Rank (0) Views 5831 On Tue, Nov 15, 2011 1:20 PM, 1080 days ago



CURRITUCK, N.C. (November 15, 2011) – When Hurricane Irene took down two of the four waterfowl blinds in Currituck Sound  on a N.C. Wildlife Resources Commission game land, the biologists and technicians knew exactly who to call. And it wasn’t seasoned carpenters or longtime experts. They called Jeff Rhodes, and his woodshop students at Currituck High School. The decision to call Rhodes was natural – his students had made several blinds for the Wildlife Commission in the late 1990s. The students also have built blinds for the U.S. Fish and Wildlife Service. The well-made, high-quality blinds had withstood hurricanes and tropical storms for more than a decade when two blinds fell before Hurricane Irene’s fury in August. So the Wildlife Commission asked Rhodes if his students could quickly build a couple of replacement blinds – in time for the hunters who would soon flock to the Currituck Banks Game Land for waterfowl season


Rank (0) Views 6770 On Tue, Nov 15, 2011 1:10 PM, 1080 days ago



RALEIGH, N.C. (Nov. 15, 2011) – The N.C. Wildlife Resources Commission is seeking nominations through Jan. 30 for the seventh annual Thomas L. Quay Award.    

The award recognizes individuals who make outstanding contributions to wildlife diversity in North Carolina and who are considered leaders in wildlife resources conservation.   

Anyone interested in nominating someone for the award must submit a nomination form and a detailed explanation of the nominee’s contributions to wildlife conservation. The explanation is limited to two pages (8 ½ x 11-inch paper, with 1-inch margins, single spaced and 12-point font). Submissions that exceed the 2-page limit will be disqualified and returned to the nominator.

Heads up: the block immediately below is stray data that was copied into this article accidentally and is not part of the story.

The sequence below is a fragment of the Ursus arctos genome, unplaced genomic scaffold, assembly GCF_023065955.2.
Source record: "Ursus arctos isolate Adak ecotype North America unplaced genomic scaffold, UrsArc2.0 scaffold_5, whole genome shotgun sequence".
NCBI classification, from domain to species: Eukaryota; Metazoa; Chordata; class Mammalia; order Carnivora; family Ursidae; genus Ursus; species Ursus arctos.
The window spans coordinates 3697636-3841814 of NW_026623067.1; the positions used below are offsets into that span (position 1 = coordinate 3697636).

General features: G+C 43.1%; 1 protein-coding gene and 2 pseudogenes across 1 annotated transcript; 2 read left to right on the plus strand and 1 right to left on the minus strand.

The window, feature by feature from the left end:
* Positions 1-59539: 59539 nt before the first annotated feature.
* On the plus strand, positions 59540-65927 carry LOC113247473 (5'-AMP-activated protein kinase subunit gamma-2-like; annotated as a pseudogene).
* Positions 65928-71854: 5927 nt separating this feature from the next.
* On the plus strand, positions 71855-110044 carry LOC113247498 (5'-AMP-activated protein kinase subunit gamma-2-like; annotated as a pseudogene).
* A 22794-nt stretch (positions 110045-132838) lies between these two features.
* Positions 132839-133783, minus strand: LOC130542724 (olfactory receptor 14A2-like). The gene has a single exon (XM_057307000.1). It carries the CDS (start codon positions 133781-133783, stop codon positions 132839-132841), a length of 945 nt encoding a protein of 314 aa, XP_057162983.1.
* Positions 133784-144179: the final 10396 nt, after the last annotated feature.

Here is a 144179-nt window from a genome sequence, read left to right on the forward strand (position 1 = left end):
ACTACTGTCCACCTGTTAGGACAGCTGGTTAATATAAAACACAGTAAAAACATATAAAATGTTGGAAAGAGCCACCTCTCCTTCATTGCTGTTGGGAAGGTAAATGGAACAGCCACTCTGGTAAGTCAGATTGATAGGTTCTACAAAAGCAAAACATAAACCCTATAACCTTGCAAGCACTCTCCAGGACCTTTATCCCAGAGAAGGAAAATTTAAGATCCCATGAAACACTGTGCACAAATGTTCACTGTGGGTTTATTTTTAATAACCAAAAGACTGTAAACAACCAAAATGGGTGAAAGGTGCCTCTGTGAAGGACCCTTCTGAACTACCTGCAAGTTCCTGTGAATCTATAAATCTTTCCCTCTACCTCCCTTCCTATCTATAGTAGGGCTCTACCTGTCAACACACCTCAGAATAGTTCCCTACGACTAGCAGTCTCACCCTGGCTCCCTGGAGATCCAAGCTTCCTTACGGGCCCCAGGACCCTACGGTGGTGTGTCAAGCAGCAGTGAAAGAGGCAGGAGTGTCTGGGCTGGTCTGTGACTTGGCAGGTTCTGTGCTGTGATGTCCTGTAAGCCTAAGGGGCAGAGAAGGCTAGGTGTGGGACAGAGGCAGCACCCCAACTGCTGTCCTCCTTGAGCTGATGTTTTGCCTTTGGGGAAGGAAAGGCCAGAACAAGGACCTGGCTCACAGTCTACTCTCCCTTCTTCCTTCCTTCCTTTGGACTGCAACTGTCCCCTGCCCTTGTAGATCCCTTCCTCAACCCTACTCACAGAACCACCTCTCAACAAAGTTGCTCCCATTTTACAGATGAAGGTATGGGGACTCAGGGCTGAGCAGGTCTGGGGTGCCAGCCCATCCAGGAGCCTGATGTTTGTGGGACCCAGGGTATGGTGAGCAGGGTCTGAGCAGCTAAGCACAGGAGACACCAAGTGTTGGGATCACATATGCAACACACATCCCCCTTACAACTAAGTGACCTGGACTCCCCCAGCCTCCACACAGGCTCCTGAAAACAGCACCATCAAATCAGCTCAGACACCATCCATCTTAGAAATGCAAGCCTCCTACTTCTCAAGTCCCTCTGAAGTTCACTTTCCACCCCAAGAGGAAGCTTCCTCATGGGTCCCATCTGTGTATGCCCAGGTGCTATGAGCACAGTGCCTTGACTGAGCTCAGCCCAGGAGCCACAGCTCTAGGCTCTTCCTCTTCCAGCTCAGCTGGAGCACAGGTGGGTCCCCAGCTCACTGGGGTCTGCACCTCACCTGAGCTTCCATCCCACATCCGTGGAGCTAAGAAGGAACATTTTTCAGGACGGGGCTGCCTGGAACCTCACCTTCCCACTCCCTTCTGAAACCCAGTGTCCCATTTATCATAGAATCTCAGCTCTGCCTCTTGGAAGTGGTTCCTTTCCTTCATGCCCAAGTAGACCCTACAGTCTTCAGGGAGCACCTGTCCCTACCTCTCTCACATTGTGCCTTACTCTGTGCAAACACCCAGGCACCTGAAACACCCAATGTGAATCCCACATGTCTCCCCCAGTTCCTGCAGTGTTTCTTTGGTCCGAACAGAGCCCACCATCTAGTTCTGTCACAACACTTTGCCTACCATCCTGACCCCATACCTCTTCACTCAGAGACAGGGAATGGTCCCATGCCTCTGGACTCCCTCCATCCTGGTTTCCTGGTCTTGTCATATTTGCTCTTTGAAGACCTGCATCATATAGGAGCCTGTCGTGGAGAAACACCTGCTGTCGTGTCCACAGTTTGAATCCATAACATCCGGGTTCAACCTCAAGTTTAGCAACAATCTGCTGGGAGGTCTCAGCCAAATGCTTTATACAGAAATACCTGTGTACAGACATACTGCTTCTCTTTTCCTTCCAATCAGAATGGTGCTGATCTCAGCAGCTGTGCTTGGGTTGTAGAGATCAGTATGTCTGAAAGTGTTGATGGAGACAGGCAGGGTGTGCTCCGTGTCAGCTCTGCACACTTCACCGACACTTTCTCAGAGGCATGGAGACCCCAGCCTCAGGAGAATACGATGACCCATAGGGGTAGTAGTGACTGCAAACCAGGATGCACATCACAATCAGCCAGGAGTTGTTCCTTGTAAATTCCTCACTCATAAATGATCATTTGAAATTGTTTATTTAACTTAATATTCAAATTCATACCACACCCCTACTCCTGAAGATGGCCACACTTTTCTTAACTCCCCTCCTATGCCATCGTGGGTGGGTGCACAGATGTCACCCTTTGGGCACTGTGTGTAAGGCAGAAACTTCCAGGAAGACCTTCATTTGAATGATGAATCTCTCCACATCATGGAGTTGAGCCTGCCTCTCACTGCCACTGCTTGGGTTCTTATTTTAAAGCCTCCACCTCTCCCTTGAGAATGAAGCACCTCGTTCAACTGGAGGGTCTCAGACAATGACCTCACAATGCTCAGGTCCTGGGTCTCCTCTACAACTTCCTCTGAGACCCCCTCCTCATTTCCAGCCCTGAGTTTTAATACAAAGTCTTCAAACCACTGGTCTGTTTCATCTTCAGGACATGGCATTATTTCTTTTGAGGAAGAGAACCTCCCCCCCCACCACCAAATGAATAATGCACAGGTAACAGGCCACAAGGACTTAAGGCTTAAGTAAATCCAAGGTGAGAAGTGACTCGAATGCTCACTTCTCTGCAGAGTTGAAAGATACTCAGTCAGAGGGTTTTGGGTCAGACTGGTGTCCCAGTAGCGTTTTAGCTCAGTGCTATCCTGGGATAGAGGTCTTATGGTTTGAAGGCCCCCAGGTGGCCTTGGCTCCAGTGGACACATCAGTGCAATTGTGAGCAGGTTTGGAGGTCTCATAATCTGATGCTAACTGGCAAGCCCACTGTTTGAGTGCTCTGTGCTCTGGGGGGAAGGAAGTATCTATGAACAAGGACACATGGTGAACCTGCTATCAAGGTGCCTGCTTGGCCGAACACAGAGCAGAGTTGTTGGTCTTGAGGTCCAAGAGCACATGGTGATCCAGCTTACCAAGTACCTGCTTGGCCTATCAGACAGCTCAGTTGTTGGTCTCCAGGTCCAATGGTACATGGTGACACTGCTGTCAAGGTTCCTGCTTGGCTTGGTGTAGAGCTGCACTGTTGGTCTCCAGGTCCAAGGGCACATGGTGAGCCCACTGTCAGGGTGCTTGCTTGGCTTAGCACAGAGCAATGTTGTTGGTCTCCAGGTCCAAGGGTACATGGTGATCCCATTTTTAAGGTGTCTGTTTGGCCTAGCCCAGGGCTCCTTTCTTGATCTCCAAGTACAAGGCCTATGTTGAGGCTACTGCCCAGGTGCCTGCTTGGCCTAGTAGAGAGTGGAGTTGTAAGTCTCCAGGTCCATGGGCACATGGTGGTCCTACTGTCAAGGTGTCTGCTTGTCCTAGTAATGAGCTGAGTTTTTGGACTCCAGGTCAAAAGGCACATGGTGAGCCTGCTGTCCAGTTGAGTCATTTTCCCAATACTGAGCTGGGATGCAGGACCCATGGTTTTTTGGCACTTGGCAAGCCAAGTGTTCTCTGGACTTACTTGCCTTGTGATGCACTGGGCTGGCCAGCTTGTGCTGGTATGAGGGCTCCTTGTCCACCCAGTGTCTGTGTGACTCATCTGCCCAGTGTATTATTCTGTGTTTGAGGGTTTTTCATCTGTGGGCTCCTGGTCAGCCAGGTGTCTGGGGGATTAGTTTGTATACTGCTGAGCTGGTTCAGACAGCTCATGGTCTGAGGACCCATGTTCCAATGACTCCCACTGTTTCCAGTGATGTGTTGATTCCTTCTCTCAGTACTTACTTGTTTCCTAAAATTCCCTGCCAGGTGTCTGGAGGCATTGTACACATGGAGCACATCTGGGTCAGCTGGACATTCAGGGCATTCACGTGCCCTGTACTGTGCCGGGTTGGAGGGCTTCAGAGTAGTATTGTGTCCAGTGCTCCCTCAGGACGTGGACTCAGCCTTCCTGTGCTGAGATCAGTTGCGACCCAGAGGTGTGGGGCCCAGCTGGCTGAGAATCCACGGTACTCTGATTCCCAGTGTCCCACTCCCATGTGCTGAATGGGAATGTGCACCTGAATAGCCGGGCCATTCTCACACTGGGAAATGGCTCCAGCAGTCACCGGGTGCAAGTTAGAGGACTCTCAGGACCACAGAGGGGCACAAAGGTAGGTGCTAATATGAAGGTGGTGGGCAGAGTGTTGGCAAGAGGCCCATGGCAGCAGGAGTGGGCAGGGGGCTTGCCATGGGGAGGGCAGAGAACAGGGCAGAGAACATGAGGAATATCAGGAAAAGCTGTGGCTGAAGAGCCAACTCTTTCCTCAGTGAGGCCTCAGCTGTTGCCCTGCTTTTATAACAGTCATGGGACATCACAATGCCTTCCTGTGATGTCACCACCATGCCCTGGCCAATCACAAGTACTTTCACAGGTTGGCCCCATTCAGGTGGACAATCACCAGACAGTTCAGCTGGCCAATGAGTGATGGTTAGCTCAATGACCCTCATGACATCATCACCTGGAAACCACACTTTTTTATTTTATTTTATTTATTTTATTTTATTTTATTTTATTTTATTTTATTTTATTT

Download the nomination form at ncwildlife.org. Click on the “Thomas L. Quay Award” scrolling icon located at the bottom of the home page. Subm


Rank (0) Views 3664 On Mon, Nov 14, 2011 12:51 PM, 1081 days ago



RALEIGH, N.C. (November 14, 2011) Download the PDF below for  the 2012 Commission Meeting Schedule. 2012 Commission Meeting Schedule (PDF) Visit the Meetings/Actions in the About section for more information.


Rank (0) Views 2842 On Thu, Jan 13, 2011 12:00 AM, 1085 days ago



RALEIGH, N.C. (Jan. 13, 2011) – The Commissioners of the N.C. Wildlife Resources Commission unanimously adopted a resolution Thursday reaffirming their longstanding support for hunting with the use of dogs.

“We support the use of dogs in hunting in North Carolina where such hunting is consistent with the sound conservation of our state’s treasured wildlife resources and not contrary to the protection of the private property rights of its citizens,” said Gordon Myers, executive director of the Commission. “Hunting with dogs is part of a centuries old tradition in North Carolina and the members of the Wildlife Resources Commission determined that it was important to clarify their position regarding those practices.”

The partnership of hunters and hunting dogs, commissioners affirmed, has long been a central thread of North Carolina hunting culture, and thousands of hunters – young and old – use dogs to


Rank (0) Views 8036 On Thu, Nov 10, 2011 3:03 PM, 1085 days ago



RALEIGH, N.C. (Nov. 10, 2011) – Dr. Louis Daniel, director of the N.C. Division of Marine Fisheries, issued a proclamation today implementing new recreational limits for spotted seatrout, effective Nov. 14, in coastal and joint waters. 

These new recreational regulations also apply to inland fishing waters managed by the N.C. Wildlife Commission. A rule that went into effect in August standardized seasons and size and creel limits in inland waters for four saltwater fish species, including spotted seatrout, by referencing those recreational regulations set by the Marine Fisheries Commission in adjacent joint and coastal waters. 

Effective Monday Nov. 14, the new recreational regulations for spotted seatrout will be a four-fish daily creel limit per person with a 14-inch minimum size limit. The proclamation also eliminates the restriction that no more than two spotted seatrout larger than 24 inches may be kept in the daily creel. 

Changes to


Rank (0) Views 1819 On Thu, Nov 10, 2011 2:45 PM, 1085 days ago



RALEIGH, N.C. (Nov. 10, 2011) – Dr. Louis Daniel, director of the N.C. Division of Marine Fisheries, issued a proclamation today implementing new recreational limits for spotted seatrout, effective Nov. 14, in coastal and joint waters. 

These new recreational regulations also apply to inland fishing waters managed by the N.C. Wildlife Commission. A rule that went into effect in August standardized seasons and size and creel limits in inland waters for four saltwater fish species, including spotted seatrout, by referencing those recreational regulations set by the Marine Fisheries Commission in adjacent joint and coastal waters.